A little aside about the pigs: we might read this and think how awful of Jesus to allow a herd of pigs to be destroyed like that. I agree, it seems a little off. And Mark doesn’t seem to care about it, but that’s because, to the Jews, pigs were unclean animals – and so the perfect home for an unclean spirit.
But also, and perhaps more importantly, Mark cares more about the person than the pigs. The loss to the local town would have been huge – but that is nothing compared to the gain of a man, a child of God, being freed from the tyranny of Satan.
And actually, the loss of the pigs isn’t why the people from the town ask Jesus to leave.
Look in v15:
When they came to Jesus, they saw the man who had been possessed by the legion of demons, sitting there, dressed and in his right mind; and they were afraid.
They had been told about the pigs, but what really scared them was seeing Jesus’ power to transform this man completely. Before no doubt they were terrified of the demon-possessed man and his strength – and now they are terrified of the greater power of Jesus.
And that leaves us with a choice. The people of the town were terrified of Jesus, they wanted nothing to do with him, and so they asked him to leave, to have nothing more to do with him (17).
There is nothing to stop us responding to Jesus like that today. Many – in fact most – people respond to Jesus in that way.
But the man whose life was transformed – he literally begged Jesus to let him go with him (18). He wasn’t able to, but only because Jesus had a different mission for him, telling him to go and share the news across the whole region – which he did – so that by the time Jesus came back (as we’ll see in chapter 7) he was met by crowds of thousands.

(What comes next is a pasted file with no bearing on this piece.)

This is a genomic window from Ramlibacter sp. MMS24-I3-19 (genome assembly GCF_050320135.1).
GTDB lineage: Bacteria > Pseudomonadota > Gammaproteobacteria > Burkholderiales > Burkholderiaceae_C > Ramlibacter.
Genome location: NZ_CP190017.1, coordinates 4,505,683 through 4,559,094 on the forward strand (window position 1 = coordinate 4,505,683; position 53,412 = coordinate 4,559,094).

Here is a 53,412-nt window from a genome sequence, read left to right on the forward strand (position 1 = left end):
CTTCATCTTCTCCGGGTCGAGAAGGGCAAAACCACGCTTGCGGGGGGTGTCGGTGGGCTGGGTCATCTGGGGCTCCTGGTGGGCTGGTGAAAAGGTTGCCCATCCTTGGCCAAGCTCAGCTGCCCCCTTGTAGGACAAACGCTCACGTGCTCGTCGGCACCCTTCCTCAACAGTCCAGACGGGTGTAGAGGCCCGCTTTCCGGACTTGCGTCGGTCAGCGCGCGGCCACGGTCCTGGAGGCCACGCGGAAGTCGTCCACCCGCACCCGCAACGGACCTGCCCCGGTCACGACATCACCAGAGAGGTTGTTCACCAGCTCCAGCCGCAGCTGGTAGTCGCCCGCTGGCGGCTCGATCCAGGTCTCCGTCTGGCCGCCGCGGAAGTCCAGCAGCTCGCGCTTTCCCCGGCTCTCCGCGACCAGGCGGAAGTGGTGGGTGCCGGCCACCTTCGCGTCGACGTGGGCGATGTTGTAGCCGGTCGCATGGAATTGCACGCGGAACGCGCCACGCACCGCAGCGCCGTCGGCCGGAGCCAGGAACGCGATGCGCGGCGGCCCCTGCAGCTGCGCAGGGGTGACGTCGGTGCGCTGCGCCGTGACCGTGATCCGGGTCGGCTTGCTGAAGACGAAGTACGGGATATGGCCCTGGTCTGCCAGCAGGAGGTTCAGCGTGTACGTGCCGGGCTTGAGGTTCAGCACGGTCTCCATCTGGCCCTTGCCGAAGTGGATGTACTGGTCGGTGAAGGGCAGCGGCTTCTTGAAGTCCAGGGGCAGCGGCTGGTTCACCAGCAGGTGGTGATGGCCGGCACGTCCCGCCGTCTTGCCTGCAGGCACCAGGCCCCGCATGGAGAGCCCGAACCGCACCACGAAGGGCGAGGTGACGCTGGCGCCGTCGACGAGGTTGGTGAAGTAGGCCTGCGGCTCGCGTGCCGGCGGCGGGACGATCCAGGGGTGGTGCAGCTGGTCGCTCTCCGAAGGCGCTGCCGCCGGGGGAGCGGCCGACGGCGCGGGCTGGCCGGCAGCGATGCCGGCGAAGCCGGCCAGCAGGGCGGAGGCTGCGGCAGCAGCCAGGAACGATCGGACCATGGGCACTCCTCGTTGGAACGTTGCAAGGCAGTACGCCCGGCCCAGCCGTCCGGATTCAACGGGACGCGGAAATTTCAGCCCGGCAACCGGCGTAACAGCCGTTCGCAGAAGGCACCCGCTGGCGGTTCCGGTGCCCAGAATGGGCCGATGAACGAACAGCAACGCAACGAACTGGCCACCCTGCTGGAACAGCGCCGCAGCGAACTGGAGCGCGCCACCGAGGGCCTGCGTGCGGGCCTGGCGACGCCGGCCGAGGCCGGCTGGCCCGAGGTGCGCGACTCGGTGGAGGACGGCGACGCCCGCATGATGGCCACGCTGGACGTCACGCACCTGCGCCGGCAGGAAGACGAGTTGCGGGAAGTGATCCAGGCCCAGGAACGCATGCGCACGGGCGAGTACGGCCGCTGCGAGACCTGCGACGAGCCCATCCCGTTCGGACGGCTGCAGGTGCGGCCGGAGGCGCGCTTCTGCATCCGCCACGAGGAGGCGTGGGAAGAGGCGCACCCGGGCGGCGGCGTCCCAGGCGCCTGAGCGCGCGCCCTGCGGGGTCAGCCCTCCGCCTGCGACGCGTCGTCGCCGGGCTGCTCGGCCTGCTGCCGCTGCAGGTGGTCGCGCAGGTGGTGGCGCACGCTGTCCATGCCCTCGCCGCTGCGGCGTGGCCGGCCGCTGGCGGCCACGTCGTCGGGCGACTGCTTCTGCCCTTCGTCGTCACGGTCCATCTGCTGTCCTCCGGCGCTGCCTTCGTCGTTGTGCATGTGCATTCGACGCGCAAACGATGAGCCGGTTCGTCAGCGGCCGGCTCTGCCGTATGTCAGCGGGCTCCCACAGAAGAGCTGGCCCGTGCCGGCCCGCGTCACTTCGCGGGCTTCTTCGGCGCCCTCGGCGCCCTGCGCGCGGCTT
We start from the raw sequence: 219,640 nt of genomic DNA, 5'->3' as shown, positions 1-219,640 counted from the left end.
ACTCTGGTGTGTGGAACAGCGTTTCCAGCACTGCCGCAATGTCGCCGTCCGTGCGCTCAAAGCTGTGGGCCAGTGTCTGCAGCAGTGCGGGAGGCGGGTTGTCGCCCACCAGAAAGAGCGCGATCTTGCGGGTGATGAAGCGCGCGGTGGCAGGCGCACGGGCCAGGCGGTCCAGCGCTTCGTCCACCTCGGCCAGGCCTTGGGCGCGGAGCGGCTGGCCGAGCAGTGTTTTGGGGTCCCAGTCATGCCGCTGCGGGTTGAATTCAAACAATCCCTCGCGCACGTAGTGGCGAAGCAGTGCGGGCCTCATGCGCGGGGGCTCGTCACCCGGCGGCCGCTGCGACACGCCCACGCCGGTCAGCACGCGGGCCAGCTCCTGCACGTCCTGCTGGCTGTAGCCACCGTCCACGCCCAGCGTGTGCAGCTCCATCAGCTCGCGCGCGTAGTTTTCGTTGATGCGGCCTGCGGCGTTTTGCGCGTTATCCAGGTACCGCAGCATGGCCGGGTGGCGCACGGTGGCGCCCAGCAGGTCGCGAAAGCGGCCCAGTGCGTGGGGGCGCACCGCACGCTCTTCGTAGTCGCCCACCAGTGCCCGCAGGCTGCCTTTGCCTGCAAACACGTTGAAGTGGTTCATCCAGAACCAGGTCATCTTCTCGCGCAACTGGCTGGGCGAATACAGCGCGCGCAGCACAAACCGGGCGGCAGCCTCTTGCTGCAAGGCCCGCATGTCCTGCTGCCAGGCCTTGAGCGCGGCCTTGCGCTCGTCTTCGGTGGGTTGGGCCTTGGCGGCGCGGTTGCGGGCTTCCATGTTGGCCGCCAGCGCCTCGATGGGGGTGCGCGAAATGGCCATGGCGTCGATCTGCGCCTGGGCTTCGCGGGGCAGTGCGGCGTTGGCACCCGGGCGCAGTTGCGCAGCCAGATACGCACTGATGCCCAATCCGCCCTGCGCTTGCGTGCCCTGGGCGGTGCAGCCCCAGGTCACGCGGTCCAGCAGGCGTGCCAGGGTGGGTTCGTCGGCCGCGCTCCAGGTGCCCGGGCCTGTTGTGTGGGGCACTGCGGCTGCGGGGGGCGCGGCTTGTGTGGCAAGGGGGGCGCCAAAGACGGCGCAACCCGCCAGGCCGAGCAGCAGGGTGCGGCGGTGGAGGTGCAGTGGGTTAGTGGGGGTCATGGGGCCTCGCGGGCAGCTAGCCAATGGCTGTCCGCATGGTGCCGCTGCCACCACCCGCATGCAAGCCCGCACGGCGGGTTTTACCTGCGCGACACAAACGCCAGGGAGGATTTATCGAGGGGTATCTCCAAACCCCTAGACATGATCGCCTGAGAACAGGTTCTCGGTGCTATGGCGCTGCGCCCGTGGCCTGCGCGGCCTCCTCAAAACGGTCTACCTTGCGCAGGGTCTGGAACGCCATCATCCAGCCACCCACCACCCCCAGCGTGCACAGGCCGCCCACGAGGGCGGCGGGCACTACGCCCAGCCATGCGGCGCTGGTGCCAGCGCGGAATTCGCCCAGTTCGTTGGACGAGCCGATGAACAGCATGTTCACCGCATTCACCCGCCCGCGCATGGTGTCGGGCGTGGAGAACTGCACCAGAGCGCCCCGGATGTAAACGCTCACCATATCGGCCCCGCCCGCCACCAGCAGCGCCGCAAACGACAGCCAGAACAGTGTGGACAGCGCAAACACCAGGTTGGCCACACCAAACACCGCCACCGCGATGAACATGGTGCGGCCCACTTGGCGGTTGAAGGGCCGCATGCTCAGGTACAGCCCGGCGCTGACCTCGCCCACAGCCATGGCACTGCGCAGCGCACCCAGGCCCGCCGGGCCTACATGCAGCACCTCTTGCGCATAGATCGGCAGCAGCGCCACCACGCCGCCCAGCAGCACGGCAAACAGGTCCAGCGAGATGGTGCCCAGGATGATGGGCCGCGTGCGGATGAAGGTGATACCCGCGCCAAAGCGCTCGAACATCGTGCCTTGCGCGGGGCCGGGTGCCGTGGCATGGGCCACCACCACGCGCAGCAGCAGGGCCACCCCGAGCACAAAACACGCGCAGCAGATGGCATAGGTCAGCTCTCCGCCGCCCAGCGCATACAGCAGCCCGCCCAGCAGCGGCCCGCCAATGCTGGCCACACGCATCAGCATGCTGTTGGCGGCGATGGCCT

How do you think you might respond to Jesus? Will you ask him to leave, or do you want to be with him, to get to know him better?
In a few moments we will move into a time of prayer, and there will be time for you to receive healing prayer. Like the way Jesus spoke to the storm and to the legion of demons, there will be no histrionics. Instead we will pray that you will encounter the power of Jesus. It will be our prayer that you – and your loved ones – will receive healing today.
But actually what’s more important, our main hope, is that when we encounter the power of Jesus, we don’t send him away, but instead seek to follow him, to find out more about him, to give our lives to serving him, and living for him.